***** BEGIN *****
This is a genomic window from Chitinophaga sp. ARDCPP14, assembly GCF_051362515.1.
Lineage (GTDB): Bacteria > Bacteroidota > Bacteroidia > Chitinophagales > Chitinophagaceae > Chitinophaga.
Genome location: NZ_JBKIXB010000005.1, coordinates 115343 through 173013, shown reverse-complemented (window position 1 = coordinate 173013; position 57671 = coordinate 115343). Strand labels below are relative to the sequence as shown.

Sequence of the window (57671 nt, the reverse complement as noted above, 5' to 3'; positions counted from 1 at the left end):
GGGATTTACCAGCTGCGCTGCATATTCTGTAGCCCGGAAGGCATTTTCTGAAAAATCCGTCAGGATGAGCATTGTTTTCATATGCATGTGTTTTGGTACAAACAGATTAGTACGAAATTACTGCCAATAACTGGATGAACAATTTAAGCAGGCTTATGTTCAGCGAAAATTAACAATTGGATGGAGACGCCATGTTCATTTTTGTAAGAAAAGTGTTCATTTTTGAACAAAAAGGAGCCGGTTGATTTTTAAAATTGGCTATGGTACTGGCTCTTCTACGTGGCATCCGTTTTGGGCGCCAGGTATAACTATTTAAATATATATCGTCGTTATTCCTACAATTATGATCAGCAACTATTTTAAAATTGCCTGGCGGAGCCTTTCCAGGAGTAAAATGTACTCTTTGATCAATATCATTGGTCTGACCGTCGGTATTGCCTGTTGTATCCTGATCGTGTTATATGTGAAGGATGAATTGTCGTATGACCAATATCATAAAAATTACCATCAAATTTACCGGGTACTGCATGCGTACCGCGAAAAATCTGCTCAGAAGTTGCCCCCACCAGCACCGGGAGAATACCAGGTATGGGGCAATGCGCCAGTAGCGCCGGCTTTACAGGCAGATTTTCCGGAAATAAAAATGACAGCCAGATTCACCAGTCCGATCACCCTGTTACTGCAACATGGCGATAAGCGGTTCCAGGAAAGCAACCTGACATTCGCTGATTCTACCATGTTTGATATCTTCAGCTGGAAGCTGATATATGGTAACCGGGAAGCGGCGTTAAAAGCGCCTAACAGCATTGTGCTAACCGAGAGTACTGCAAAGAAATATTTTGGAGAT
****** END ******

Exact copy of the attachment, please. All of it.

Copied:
This is a genomic window from Chitinophaga sp. ARDCPP14, assembly GCF_051362515.1.
Lineage (GTDB): Bacteria > Bacteroidota > Bacteroidia > Chitinophagales > Chitinophagaceae > Chitinophaga.
Genome location: NZ_JBKIXB010000005.1, coordinates 115343 through 173013, shown reverse-complemented (window position 1 = coordinate 173013; position 57671 = coordinate 115343). Strand labels below are relative to the sequence as shown.

Sequence of the window (57671 nt, the reverse complement as noted above, 5' to 3'; positions counted from 1 at the left end):
GGGATTTACCAGCTGCGCTGCATATTCTGTAGCCCGGAAGGCATTTTCTGAAAAATCCGTCAGGATGAGCATTGTTTTCATATGCATGTGTTTTGGTACAAACAGATTAGTACGAAATTACTGCCAATAACTGGATGAACAATTTAAGCAGGCTTATGTTCAGCGAAAATTAACAATTGGATGGAGACGCCATGTTCATTTTTGTAAGAAAAGTGTTCATTTTTGAACAAAAAGGAGCCGGTTGATTTTTAAAATTGGCTATGGTACTGGCTCTTCTACGTGGCATCCGTTTTGGGCGCCAGGTATAACTATTTAAATATATATCGTCGTTATTCCTACAATTATGATCAGCAACTATTTTAAAATTGCCTGGCGGAGCCTTTCCAGGAGTAAAATGTACTCTTTGATCAATATCATTGGTCTGACCGTCGGTATTGCCTGTTGTATCCTGATCGTGTTATATGTGAAGGATGAATTGTCGTATGACCAATATCATAAAAATTACCATCAAATTTACCGGGTACTGCATGCGTACCGCGAAAAATCTGCTCAGAAGTTGCCCCCACCAGCACCGGGAGAATACCAGGTATGGGGCAATGCGCCAGTAGCGCCGGCTTTACAGGCAGATTTTCCGGAAATAAAAATGACAGCCAGATTCACCAGTCCGATCACCCTGTTACTGCAACATGGCGATAAGCGGTTCCAGGAAAGCAACCTGACATTCGCTGATTCTACCATGTTTGATATCTTCAGCTGGAAGCTGATATATGGTAACCGGGAAGCGGCGTTAAAAGCGCCTAACAGCATTGTGCTAACCGAGAGTACTGCAAAGAAATATTTTGGAGAT